I was, however surprised by some results.

The first is racial and ethnic trends, Hispanics became the largest ethnic or racial group in the last decade, gaining 12% in population since 2010, according to the Census Bureau. White-Non-Hispanics, which were formerly more numerous, fell to second place, losing 24% since 2010. At the same time the number of Non-Hispanic Asians grew by 25%, or 99,000. I would have expected a trend more consistent with the recent trends of greater population growth among Hispanics and Asians and greater losses among White-Non-Hispanics.

I was also surprised at the concentration of population loss in Los Angeles County. I would have expected a more even distribution among the counties with higher urban densities.

The new more modest projections are to be expected, given the decades of uninterrupted net domestic migration losses. Then there is the intractable cost of living crisis, principally driven by the housing affordability crisis, and rapidly falling birth rate. Taking all this into consideration, the apparent no-growth future of California is not a surprise.

Wendell Cox is principal of Demographia, an international public policy firm located in the St. Louis metropolitan area. He is a founding senior fellow at the Urban Reform Institute, Houston, a Senior Fellow with the Frontier Centre for Public Policy in Winnipeg and a member of the Advisory Board of the Center for Demographics and Policy at Chapman University in Orange, California. He has served as a visiting professor at the Conservatoire National des Arts et Metiers in Paris. His principal interests are economics, poverty alleviation, demographics, urban policy and transport. He is co-author of the annual Demographia International Housing Affordability Survey and author of Demographia World Urban Areas.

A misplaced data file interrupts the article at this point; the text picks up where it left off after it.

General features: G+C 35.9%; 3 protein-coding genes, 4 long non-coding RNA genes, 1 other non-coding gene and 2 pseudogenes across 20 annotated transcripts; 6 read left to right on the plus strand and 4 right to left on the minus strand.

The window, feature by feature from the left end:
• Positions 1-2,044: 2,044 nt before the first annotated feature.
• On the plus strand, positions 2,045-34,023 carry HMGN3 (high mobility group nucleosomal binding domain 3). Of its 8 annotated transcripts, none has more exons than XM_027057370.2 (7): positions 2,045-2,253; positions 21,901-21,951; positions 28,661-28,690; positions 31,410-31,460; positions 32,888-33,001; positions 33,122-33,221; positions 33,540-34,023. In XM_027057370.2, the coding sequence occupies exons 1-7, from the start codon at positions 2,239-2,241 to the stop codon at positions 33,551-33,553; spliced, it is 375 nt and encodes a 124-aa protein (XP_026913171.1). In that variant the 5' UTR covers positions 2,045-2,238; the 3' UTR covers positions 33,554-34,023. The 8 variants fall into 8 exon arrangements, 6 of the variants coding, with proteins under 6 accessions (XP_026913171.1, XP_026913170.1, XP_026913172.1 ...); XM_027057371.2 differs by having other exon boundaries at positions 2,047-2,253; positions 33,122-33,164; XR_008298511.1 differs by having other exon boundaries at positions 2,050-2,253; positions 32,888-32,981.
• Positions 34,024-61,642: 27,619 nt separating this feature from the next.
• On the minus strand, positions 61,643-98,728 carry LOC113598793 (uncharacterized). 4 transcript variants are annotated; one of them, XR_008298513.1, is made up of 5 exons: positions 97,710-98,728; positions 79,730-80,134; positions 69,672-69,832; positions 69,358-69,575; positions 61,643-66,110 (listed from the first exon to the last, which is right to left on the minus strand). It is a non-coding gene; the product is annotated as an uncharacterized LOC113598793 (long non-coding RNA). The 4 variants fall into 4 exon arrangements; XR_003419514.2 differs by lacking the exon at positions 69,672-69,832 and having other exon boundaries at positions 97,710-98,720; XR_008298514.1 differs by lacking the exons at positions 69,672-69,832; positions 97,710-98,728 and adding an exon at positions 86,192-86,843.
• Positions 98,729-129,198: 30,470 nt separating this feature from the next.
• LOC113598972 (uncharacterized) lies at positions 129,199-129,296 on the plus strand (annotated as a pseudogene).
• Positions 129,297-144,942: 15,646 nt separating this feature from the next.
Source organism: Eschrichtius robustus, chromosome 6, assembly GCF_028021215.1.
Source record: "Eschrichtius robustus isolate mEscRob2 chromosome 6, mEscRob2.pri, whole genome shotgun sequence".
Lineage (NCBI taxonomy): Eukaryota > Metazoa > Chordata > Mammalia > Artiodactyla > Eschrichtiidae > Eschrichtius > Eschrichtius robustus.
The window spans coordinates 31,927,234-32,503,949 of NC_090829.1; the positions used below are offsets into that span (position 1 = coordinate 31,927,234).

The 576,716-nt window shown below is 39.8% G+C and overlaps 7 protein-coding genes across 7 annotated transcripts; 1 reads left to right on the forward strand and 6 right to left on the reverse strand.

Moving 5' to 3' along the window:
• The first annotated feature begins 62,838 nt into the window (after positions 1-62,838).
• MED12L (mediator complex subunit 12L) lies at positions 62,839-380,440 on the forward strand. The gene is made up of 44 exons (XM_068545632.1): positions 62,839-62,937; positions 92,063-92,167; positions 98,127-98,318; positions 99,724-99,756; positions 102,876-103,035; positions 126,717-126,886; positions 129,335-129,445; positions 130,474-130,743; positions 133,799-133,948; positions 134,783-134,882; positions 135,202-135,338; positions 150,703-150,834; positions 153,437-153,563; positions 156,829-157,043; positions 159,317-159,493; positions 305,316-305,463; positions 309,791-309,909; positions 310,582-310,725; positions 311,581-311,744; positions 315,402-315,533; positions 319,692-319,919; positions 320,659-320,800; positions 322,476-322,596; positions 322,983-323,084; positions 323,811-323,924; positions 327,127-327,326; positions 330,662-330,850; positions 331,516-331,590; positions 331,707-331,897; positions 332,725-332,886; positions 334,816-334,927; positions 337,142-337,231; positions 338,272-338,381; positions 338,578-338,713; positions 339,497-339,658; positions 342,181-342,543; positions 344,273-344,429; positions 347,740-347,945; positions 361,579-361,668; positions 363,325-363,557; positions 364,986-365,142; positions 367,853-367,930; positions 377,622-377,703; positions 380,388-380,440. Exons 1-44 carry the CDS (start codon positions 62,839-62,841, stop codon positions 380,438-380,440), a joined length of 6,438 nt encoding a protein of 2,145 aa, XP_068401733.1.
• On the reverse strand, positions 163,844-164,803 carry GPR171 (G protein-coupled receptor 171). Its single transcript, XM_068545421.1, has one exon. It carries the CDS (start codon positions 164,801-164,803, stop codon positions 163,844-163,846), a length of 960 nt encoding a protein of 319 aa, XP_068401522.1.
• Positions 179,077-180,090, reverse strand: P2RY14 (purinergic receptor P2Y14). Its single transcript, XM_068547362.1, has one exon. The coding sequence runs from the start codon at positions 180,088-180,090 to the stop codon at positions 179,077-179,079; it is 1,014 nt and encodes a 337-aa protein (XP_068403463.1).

Mayor Tom Bradley appointed him to three terms on the Los Angeles County Transportation Commission (1977-1985) and Speaker of the House Newt Gingrich appointed him to the Amtrak Reform Council, to complete the unexpired term of New Jersey Governor Christine Todd Whitman (1999-2002). He is author of War on the Dream: How Anti-Sprawl Policy Threatens the Quality of Life and Toward More Prosperous Cities: A Framing Essay on Urban Areas, Transport, Planning and the Dimensions of Sustainability.

Photo: Sacramento Capitol building by Andre M., Wikimedia, CC 3.0 License.

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LA County

Do the local planners have any projections that come close to this 1.8 million population loss? It would necessarily involve decimation of some municipalities.